2. Compassion is our deepest nature. It arises from our interconnection with all things.
We all deal with confusion and sorrow over the difficult aspects of our lives. Buddhism offers that compassion happens when we are able to see our human situation clearly. Suppressing our pain doesn’t do any good-we must open our eyes to our situations, and only then can we approach ourselves and others with the “kindly eyes” of compassion.
3. When we shift attention from experience to the spacious consciousness that knows, wisdom arises.
We gain wisdom by looking past all the things we simply sense and perceive, and focusing more on being mindful of our own consciousness and observing “without being caught in our experience” (Kornfield 37).
4. Recognize the mental states that fill consciousness. Shift from unhealthy states to healthy ones.
Think of your consciousness, or rather the essence of your mind, as a clear and endless blue sky. It never changes. Mental states are like different weather patterns that arise. For example, your sister steals your favorite shirt and you become angry at her. Your clear mental sky is now developing dark and heavy rain clouds (anger). We can learn to be aware of these mental states as they appear in our consciousness, and even choose to cast these clouds away to make room for sunnier weather.
5. Our ideas of self are created by identification. The less we cling to ideas of self, the freer and happier we will be.
As we progress in life, we often take on different roles. We begin to identify ourselves with various labels. Mother, daughter, bully, liar, teacher, lover, failure. The list goes on until eventually we don’t know who we are anymore. Buddhist Psychology calls us to strip away the layers of shallow identities we give ourselves, and to discover our original selves again.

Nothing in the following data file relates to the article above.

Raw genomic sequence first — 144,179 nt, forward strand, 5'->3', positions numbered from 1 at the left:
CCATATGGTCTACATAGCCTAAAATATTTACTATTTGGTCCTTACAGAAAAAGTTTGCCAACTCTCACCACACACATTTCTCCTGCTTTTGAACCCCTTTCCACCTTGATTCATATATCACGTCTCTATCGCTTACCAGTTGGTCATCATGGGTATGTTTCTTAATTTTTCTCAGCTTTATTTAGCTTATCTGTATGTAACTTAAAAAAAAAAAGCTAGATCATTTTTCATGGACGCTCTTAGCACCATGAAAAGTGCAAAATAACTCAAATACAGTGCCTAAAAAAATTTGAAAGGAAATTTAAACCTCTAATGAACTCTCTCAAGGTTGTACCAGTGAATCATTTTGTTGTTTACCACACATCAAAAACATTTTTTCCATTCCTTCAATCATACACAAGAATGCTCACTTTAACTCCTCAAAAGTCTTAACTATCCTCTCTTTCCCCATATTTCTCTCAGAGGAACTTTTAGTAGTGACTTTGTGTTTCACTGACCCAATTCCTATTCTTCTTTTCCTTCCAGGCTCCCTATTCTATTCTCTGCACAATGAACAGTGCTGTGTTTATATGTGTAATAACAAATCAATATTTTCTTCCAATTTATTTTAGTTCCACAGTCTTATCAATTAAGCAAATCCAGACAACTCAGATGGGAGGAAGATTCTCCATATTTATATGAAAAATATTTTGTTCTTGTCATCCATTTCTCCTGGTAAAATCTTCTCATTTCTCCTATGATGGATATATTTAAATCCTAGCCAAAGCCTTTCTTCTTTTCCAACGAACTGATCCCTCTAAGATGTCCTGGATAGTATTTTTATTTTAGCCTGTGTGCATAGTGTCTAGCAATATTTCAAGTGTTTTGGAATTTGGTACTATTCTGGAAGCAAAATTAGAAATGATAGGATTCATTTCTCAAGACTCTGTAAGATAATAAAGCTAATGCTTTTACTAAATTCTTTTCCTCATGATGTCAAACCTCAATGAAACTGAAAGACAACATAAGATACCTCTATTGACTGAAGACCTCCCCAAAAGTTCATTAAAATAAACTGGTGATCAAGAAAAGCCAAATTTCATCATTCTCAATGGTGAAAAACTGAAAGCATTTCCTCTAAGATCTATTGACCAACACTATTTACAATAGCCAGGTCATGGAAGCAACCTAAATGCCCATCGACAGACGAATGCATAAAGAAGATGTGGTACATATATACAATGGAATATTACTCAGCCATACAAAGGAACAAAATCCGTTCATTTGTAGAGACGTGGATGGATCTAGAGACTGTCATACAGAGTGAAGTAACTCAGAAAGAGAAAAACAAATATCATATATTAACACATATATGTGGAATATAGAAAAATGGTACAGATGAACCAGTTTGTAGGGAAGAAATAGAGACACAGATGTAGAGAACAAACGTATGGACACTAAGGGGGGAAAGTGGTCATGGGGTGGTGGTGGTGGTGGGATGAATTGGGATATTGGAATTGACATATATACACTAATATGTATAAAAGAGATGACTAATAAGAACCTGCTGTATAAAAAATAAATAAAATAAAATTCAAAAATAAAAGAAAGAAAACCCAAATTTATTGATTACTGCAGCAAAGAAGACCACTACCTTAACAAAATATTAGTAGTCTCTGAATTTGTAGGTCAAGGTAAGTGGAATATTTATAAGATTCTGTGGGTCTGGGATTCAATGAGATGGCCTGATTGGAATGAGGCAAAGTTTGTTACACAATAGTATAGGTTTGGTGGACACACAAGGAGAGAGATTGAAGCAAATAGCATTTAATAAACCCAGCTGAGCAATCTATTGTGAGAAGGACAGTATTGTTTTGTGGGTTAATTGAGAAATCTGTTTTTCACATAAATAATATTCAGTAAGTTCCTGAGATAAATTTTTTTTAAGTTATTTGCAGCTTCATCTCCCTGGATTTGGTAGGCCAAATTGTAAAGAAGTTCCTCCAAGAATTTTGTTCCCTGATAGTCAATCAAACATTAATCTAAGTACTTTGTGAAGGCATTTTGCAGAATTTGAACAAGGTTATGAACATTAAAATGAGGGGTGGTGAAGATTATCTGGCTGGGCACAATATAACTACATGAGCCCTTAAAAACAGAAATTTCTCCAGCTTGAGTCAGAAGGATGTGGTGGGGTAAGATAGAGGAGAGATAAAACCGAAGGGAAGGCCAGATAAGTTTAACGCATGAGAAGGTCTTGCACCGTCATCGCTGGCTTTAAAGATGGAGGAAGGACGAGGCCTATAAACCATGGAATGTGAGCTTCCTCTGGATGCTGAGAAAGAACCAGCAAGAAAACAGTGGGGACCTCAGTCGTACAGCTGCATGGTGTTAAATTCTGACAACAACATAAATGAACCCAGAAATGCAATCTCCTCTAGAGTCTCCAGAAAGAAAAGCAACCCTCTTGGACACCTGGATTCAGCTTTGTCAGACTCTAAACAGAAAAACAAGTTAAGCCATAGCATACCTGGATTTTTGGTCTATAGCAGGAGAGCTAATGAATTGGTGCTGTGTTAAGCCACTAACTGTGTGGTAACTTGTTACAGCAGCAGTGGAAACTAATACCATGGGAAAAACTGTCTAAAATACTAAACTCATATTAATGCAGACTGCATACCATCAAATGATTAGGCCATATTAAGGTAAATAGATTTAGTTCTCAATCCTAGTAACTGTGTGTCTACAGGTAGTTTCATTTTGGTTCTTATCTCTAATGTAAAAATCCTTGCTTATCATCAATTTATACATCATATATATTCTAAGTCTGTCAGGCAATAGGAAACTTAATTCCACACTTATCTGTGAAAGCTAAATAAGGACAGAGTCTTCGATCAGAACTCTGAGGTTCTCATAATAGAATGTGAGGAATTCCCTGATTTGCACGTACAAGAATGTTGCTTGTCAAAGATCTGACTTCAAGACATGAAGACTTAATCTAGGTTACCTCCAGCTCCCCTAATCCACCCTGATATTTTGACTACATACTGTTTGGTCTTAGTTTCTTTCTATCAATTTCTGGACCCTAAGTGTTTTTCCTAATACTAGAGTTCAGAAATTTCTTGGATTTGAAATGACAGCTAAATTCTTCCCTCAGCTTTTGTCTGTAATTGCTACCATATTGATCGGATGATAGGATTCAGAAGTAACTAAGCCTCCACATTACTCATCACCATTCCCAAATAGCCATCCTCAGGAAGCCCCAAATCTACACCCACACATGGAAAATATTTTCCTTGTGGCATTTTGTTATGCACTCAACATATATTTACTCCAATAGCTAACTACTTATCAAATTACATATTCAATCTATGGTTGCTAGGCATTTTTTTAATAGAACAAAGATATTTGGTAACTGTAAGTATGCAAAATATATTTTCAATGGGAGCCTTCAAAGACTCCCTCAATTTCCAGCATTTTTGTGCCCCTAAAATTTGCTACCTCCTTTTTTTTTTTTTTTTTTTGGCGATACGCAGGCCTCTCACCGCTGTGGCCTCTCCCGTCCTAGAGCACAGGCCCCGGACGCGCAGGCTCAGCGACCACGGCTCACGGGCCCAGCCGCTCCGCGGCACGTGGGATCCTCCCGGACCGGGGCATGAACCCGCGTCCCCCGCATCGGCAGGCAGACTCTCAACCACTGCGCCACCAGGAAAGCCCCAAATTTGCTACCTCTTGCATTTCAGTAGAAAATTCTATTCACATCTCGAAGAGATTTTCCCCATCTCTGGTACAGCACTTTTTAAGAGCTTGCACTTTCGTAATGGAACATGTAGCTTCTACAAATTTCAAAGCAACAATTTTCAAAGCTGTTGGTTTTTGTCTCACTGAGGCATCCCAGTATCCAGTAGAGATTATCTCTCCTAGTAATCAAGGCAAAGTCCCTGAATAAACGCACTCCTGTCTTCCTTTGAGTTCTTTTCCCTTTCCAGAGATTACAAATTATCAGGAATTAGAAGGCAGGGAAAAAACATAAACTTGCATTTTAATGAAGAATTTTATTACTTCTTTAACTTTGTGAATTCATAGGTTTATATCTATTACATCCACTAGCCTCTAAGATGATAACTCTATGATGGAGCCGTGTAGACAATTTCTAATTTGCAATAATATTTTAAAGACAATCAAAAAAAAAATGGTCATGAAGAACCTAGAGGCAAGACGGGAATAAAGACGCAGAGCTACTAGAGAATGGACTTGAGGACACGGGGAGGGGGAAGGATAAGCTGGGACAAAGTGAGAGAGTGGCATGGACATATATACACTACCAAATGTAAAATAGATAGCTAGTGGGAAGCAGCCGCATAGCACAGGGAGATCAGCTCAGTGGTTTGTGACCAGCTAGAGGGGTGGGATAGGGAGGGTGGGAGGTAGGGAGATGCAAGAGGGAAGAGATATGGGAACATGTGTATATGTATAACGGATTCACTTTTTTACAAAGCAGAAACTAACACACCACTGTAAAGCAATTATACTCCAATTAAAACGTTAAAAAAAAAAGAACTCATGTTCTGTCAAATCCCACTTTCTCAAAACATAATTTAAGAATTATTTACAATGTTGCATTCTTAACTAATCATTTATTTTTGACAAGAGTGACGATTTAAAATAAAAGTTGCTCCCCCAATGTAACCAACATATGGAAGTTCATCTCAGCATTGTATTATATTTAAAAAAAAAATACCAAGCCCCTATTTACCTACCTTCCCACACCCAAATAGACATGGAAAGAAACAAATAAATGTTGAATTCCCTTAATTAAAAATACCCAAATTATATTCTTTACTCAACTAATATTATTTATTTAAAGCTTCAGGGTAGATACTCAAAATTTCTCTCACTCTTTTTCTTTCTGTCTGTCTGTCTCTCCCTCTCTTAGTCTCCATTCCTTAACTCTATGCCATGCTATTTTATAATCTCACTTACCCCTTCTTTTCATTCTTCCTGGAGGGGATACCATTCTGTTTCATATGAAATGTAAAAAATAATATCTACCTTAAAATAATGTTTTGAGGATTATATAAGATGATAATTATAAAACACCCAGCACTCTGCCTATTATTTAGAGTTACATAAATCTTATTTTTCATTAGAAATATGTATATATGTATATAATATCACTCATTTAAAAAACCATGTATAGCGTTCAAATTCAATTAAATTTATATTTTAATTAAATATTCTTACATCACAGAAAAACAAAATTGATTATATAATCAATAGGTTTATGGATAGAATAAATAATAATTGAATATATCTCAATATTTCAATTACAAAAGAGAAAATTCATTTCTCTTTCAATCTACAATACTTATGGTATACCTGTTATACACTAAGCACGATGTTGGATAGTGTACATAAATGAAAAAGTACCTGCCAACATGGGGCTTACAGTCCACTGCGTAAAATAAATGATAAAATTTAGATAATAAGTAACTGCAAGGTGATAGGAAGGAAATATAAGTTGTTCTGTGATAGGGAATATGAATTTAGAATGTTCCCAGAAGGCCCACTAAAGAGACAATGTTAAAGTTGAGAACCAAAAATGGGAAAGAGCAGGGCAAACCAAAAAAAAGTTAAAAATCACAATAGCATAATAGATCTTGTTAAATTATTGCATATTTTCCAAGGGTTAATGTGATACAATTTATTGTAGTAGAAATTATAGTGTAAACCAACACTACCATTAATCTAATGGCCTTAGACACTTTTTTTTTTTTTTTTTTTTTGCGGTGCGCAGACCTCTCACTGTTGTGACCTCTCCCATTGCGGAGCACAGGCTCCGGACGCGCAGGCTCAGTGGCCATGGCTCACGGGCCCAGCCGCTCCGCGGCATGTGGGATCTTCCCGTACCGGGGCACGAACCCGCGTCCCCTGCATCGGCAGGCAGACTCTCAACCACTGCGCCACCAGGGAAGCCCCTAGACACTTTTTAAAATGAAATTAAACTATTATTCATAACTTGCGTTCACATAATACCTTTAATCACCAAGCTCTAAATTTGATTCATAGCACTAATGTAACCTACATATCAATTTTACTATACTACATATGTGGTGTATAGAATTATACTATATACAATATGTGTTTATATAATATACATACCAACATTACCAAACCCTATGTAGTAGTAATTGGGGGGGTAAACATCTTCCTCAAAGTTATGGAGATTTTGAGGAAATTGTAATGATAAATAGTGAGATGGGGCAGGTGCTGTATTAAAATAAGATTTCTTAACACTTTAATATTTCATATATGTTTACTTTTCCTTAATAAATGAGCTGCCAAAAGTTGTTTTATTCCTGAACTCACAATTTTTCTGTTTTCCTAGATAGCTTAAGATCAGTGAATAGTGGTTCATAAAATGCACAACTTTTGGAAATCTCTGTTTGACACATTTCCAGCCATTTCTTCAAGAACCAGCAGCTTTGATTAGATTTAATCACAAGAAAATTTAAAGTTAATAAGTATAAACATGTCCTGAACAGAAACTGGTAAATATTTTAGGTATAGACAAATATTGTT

6. Our life has universal and personal nature. Both dimensions must be respected if we are to be happy and free.
Life is about both our physical human forms, and the spiritual beings we are within the material world and body. We all live in these two realities, each being equally important to who we are.
7. Mindful attention to any experience is liberating. Mindfulness brings perspective, balance, and freedom.
“We can become mindful. When we are mindful, it is as if we can bow to our experience without judgement or expectation. ‘Mindfulness,’ declared the Buddha, ‘is all helpful’.” -Jack Kornfield, The Wise Heart.
8. Mindfulness of the body allows us to live fully. It brings healing, wisdom, and freedom.
Our human bodies are very precious, because they are necessary for us to realize freedom and true happiness. We can learn to be mindful of our bodily conditions, noticing suffering or well-being through it. Noticing these things helps us work towards peace.
9. Wisdom knows what feelings are present without being lost in them.
There is nothing wrong with experiencing pain. It doesn’t mean we have somehow failed ourselves. But it is important and wise to learn to acknowledge our good and bad feelings as they happen, but not get swept away in them.
10. Thoughts are often one-sided and untrue. Learn to be mindful of thought instead of being lost in it.
Our thoughts on a daily basis become habitual; we typically don’t realize how often the same type of thoughts pop into our heads, and are unknowingly creating habits and our sense of self and everyone around us. Being aware of our thoughts can help us shape our mindsets into something much more positive.
*There are 26 principles in all, check out The Wise Heart to learn more!*
THANKS SO MUCH FOR READING!
Follow & Comment with any thoughts/suggestions, this is my first ‘Professor College Kid’ post so I’d love to hear your input! I thoroughly enjoyed learning more about this topic. 🙂
- ‘The Wise Heart’, Jack Kornfield 2008.
- History of Psychology in the East
- History of Buddhism and Western Psychology